Unlocking the mysteries of the Agulhas Current and its effects on global climate
Oceanography has a new face, and its female. Traditionally, scientists and crew on research vessels have been dominated by men, but that has been changing.
An exciting new short film "Women in Oceanography" takes the audience onto the deck of the R/V Knorr as Chief Scientist Lisa Beal leads a team of scientists on an expedition to the Agulhas Current in the Indian Ocean. The film, shot and directed by Valery Lyman and edited by Lorian James, highlights many of the women who make up the highly-skilled team of scientists, technicians, and crew needed to conduct research on the high seas.
The Agulhas Current is the Indian Ocean's version of the Gulf Stream. Originating in the tropics, both currents sprint along the coast transporting warm, salty water toward the poles. Though it is equally important to world-ocean circulation and to climate, far less attention, research and technology have been applied to the Agulhas Current.
The scientific party aboard the ship includes female researchers from the University of Miami's Rosenstiel School of Marine & Atmospheric Science and the University of Cape Town, along with an all-female shipboard technician group from Woods Hole Oceanographic Institution. In the film, mooring technician Benita Maritz explains, "The field is open for women," while Third Mate Jennifer Hickey appeals to women saying "Go get your hands dirty, learn how to do things, learn everything anybody's willing to teach you about how to get things done." After all, as Lisa Beal asks, "Why should men have all the fun?"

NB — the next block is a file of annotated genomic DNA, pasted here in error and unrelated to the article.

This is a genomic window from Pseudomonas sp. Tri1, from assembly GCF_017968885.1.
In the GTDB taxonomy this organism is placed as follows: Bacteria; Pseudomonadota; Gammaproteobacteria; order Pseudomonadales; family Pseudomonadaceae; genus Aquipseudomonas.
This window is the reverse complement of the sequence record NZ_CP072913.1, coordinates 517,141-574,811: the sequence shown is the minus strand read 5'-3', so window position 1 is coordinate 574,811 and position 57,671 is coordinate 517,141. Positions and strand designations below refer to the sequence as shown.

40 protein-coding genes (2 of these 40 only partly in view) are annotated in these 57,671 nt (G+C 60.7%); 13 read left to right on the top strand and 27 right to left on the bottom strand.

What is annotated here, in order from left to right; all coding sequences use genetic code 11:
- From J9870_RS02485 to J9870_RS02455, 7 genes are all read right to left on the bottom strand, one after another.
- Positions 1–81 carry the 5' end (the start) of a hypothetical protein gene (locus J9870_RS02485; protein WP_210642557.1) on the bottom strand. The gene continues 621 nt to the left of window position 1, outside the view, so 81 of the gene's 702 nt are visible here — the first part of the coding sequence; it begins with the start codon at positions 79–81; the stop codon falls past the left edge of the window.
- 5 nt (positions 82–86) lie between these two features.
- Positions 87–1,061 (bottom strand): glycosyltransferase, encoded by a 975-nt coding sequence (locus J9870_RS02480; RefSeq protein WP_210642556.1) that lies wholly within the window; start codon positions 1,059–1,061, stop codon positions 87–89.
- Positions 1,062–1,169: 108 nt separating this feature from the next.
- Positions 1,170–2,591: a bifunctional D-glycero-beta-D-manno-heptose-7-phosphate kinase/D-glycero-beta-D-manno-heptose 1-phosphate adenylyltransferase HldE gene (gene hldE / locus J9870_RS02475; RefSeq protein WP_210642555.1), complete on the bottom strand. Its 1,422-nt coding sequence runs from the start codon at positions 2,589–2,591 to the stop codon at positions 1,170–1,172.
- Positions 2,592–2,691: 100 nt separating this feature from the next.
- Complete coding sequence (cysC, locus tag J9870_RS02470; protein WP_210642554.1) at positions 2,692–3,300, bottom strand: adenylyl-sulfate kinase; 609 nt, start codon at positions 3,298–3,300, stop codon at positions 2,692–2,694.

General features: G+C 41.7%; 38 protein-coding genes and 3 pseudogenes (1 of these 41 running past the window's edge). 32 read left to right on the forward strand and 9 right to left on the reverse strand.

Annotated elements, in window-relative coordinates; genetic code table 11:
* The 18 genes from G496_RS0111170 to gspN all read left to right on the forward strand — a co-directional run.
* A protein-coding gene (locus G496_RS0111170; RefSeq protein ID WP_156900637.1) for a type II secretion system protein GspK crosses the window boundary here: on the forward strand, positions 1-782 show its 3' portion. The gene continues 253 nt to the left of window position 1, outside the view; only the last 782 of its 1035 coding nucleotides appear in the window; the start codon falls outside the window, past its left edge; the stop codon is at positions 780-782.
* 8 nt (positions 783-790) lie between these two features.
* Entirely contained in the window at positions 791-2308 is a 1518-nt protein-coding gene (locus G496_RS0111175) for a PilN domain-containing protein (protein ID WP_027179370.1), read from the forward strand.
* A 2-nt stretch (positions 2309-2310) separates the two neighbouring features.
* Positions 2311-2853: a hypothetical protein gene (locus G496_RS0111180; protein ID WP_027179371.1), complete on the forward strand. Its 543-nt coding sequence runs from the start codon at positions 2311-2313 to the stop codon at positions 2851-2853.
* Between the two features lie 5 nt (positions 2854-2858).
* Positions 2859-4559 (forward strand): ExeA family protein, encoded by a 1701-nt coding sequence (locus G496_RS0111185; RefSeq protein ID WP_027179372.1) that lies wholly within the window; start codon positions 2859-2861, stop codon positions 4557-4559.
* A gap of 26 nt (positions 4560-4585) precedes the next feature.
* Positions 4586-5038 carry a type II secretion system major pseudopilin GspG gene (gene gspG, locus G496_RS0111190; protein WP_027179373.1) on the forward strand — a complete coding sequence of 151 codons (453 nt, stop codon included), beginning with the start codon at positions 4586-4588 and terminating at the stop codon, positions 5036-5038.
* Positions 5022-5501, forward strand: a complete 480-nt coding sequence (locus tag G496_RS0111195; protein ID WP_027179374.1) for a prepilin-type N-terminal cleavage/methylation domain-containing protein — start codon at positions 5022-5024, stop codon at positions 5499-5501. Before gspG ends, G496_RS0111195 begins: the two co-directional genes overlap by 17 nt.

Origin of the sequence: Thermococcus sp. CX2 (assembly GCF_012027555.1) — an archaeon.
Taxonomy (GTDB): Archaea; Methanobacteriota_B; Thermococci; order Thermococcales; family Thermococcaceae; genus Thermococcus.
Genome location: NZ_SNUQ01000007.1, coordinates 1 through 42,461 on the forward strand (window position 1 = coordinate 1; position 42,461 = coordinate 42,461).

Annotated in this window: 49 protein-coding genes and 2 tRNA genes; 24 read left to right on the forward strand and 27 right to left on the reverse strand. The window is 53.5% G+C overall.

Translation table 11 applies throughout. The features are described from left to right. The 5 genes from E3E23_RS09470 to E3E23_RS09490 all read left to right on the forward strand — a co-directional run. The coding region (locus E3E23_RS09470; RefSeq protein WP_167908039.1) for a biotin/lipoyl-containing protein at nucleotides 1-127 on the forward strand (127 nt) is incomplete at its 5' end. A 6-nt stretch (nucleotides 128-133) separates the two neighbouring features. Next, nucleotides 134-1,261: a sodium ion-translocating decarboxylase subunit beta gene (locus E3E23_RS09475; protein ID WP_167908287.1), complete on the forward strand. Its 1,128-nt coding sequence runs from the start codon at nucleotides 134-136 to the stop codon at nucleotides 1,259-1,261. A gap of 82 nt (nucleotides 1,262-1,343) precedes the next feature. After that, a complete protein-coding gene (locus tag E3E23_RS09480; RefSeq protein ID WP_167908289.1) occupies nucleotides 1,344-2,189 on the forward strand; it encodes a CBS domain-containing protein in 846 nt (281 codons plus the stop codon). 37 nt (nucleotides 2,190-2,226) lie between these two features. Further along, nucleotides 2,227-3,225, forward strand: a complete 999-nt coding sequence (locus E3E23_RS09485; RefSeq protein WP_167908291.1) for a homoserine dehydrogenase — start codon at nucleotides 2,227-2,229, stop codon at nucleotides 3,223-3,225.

Beal's Agulhas Current Time-series project, funded by the U.S. National Science Foundation, is the vanguard of a new effort to understand this current and its role in our global climate. More information about the project, which included three cruises off South Africa, can be found in the expedition's journals, written by Dallas Murphy, at http://act.rsmas.miami.edu/
About the University of Miami's Rosenstiel School The University of Miami is the largest private research institution in the southeastern United States. The University's mission is to provide quality education, attract and retain outstanding students, support the faculty and their research, and build an endowment for University initiatives. Founded in the 1940's, the Rosenstiel School of Marine & Atmospheric Science has grown into one of the world's premier marine and atmospheric research institutions. Offering dynamic interdisciplinary academics, the Rosenstiel School is dedicated to helping communities to better understand the planet, participating in the establishment of environmental policies, and aiding in the improvement of society and quality of life. For more information, please visit www.rsmas.miami.edu.